The value of any such indicator, like the temperature shown on an air thermometer outside your window, and the speedometer in your automobile, is to apprise you quantitatively of your current reality so that you can then go and do something intelligent and useful in dealing with it. That is what we have to do about the societal vitality of our national economies and the natural environments they reside within: characterize their overall performances truthfully, and then fix them.

Notes

[1] Kill GDP to Help Save the Planet
Robert Hunziker
https://www.counterpunch.org/2020/01/02/kill-gdp-to-help-save-the-planet/

[2] Human Development Index
http://en.wikipedia.org/wiki/Human_Development_Index

[3] An Introduction Linking Energy Use And Human Development
28 April 2006
https://manuelgarciajr.com/2019/06/09/linking-energy-use-and-human-development/

[4] TABLE: Country Ranking by Energy-HDI Efficiency Number
9 June 2019
https://manuelgarciajr.files.wordpress.com/2019/06/table-a.jpg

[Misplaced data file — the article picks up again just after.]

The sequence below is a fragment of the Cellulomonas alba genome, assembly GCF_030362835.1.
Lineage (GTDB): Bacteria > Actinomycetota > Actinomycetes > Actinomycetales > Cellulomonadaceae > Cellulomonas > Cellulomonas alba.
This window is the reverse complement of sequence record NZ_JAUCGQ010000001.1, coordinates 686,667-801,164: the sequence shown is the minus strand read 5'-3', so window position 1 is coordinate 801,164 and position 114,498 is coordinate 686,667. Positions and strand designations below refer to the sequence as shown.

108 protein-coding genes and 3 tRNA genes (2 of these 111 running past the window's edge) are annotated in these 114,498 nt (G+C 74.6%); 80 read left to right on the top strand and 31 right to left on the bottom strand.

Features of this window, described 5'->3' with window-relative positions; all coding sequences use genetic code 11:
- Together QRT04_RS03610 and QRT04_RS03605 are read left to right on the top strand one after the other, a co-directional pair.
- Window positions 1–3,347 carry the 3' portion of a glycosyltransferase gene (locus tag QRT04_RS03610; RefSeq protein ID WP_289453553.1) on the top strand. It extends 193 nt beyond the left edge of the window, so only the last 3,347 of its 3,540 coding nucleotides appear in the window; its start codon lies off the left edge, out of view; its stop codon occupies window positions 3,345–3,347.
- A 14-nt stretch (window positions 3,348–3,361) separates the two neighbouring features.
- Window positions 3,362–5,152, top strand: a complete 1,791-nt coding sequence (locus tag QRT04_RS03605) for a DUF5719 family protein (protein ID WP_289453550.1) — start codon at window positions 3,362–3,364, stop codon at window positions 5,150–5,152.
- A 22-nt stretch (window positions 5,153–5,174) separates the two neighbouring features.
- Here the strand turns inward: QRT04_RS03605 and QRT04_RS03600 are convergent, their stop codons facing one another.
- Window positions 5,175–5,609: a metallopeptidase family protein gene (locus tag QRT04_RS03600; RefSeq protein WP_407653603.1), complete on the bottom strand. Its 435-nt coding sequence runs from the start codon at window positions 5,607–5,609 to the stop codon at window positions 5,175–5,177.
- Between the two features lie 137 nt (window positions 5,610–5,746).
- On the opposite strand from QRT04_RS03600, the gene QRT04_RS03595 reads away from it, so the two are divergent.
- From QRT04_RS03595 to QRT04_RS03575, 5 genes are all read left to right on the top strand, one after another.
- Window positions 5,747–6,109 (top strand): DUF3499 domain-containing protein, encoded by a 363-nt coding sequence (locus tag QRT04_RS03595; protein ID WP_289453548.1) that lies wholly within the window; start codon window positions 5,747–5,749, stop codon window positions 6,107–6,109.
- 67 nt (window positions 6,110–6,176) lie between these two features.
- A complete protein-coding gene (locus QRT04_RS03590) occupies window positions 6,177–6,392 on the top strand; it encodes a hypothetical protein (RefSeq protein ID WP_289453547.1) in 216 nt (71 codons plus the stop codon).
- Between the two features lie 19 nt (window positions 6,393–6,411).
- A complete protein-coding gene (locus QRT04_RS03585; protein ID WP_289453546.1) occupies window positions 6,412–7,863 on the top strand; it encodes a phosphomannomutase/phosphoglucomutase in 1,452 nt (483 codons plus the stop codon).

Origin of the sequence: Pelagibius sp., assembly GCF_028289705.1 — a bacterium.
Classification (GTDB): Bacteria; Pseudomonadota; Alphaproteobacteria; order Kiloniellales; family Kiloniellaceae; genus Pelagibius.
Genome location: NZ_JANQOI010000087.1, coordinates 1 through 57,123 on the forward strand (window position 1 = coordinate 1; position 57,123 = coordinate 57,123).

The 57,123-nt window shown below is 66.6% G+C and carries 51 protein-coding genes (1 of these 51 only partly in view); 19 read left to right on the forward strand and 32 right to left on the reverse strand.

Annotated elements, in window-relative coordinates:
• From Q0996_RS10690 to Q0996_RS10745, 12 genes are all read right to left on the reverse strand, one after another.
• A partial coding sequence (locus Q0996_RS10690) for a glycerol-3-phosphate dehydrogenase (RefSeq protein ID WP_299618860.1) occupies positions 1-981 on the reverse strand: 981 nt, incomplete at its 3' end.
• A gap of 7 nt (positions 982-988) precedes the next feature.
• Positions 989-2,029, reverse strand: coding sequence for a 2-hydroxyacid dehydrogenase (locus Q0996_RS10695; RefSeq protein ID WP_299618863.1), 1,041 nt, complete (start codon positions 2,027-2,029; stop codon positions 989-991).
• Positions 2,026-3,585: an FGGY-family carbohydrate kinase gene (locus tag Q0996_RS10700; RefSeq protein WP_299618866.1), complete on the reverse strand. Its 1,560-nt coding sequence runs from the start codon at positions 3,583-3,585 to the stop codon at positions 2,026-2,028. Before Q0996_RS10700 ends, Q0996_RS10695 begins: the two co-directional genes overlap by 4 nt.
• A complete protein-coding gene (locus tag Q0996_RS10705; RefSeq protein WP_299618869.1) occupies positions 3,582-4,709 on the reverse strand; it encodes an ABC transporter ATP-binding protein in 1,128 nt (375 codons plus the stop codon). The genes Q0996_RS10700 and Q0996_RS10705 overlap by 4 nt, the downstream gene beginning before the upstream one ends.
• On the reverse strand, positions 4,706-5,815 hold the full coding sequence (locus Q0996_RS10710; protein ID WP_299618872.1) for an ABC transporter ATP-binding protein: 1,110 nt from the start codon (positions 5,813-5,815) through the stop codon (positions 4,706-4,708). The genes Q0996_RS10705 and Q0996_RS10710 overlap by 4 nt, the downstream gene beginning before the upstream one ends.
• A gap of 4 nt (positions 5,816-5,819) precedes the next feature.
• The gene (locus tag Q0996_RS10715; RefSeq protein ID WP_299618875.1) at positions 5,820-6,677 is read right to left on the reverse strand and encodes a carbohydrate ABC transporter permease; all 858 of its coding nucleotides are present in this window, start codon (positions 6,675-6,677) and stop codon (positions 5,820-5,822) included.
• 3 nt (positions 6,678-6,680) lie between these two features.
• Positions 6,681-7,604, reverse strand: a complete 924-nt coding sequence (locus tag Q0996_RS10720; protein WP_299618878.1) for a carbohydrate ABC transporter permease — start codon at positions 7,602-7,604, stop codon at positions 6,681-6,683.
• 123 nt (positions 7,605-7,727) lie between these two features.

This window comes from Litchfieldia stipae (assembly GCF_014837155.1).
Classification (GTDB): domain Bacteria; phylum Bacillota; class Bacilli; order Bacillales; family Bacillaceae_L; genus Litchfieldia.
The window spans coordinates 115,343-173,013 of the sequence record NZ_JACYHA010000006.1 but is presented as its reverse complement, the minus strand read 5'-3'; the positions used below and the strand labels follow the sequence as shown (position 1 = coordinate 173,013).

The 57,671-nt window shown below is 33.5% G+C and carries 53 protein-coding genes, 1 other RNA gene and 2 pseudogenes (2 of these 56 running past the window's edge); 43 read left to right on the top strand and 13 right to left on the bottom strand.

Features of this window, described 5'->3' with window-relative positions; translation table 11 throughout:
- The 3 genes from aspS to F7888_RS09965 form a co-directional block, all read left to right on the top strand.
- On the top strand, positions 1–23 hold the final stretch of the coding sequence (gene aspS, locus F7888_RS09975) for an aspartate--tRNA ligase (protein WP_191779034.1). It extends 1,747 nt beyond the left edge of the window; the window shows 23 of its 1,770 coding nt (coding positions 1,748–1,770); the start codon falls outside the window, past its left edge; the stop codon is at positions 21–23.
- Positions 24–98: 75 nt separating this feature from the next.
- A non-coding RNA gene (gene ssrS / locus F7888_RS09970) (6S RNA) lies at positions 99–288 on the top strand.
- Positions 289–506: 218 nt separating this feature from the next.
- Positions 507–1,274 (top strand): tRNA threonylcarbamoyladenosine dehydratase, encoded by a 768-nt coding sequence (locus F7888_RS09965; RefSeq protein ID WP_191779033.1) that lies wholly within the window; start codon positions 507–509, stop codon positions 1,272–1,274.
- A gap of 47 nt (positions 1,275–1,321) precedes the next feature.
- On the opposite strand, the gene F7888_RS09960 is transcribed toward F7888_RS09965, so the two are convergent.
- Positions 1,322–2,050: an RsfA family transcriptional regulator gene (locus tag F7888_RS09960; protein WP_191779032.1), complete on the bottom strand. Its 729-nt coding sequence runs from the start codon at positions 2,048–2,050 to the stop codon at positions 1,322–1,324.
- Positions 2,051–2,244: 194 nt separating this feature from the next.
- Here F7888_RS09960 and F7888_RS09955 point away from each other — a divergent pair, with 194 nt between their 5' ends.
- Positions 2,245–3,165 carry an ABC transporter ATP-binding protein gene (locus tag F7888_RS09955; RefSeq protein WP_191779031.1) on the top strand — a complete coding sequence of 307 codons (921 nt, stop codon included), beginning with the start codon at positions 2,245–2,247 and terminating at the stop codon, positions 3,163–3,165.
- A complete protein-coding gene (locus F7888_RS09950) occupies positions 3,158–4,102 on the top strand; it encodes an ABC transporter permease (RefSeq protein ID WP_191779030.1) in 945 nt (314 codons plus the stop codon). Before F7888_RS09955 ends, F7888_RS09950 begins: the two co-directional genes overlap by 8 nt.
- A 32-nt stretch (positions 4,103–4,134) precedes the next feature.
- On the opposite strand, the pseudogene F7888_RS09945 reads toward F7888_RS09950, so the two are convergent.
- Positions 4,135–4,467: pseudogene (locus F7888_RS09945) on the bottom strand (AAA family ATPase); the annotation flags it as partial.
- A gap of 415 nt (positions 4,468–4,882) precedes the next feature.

AND
https://manuelgarciajr.files.wordpress.com/2019/06/table-b.jpg

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What Should You Do About Climate Change?

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Earth’s climate is changing before our eyes, and at a faster rate than given by all previous scientific predictions. The melting of glaciers and permafrost, and the methane burping from tundras and the Arctic Sea; the enhanced power of hurricanes, rain and snow storms, and floods; the swelling of the oceans and the creeping inundation of shorelines worldwide; the unrelenting severity of droughts and wild fires; the acidification of the oceans, die-off of corals and reduction of marine life; and the havoc all these geophysical phenomena play on food production and on the habitability of the many environments both humans and wildlife call home, are all startling clear to see.

The present form of our climate change is global warming, which is caused by the greenhouse gas emissions (carbon dioxide, carbon monoxide, methane, oxides of nitrogen, and volatile organic compounds), from our fossil-fueled economic activity, which is capitalist in either a “free market” or command economy format.